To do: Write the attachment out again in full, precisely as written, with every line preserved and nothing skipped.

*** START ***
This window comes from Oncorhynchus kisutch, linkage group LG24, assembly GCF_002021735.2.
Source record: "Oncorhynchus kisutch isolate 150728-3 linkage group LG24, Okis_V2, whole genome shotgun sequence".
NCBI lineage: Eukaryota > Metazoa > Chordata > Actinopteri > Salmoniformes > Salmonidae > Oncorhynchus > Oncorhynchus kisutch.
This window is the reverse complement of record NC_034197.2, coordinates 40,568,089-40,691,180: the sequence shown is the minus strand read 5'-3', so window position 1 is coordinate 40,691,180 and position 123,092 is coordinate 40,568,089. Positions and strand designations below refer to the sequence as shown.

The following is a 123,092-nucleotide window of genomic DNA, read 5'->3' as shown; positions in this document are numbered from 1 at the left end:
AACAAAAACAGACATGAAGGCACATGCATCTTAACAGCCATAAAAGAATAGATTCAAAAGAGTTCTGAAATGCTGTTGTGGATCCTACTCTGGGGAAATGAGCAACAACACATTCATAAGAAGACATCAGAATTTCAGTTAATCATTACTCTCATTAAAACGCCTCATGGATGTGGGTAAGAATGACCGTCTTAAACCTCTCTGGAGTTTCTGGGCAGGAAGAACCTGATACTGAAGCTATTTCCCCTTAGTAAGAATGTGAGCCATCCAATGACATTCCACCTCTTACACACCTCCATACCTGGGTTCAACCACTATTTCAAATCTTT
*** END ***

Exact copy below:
This window comes from Oncorhynchus kisutch, linkage group LG24, assembly GCF_002021735.2.
Source record: "Oncorhynchus kisutch isolate 150728-3 linkage group LG24, Okis_V2, whole genome shotgun sequence".
NCBI lineage: Eukaryota > Metazoa > Chordata > Actinopteri > Salmoniformes > Salmonidae > Oncorhynchus > Oncorhynchus kisutch.
This window is the reverse complement of record NC_034197.2, coordinates 40,568,089-40,691,180: the sequence shown is the minus strand read 5'-3', so window position 1 is coordinate 40,691,180 and position 123,092 is coordinate 40,568,089. Positions and strand designations below refer to the sequence as shown.

The following is a 123,092-nucleotide window of genomic DNA, read 5'->3' as shown; positions in this document are numbered from 1 at the left end:
AACAAAAACAGACATGAAGGCACATGCATCTTAACAGCCATAAAAGAATAGATTCAAAAGAGTTCTGAAATGCTGTTGTGGATCCTACTCTGGGGAAATGAGCAACAACACATTCATAAGAAGACATCAGAATTTCAGTTAATCATTACTCTCATTAAAACGCCTCATGGATGTGGGTAAGAATGACCGTCTTAAACCTCTCTGGAGTTTCTGGGCAGGAAGAACCTGATACTGAAGCTATTTCCCCTTAGTAAGAATGTGAGCCATCCAATGACATTCCACCTCTTACACACCTCCATACCTGGGTTCAACCACTATTTCAAATCTTT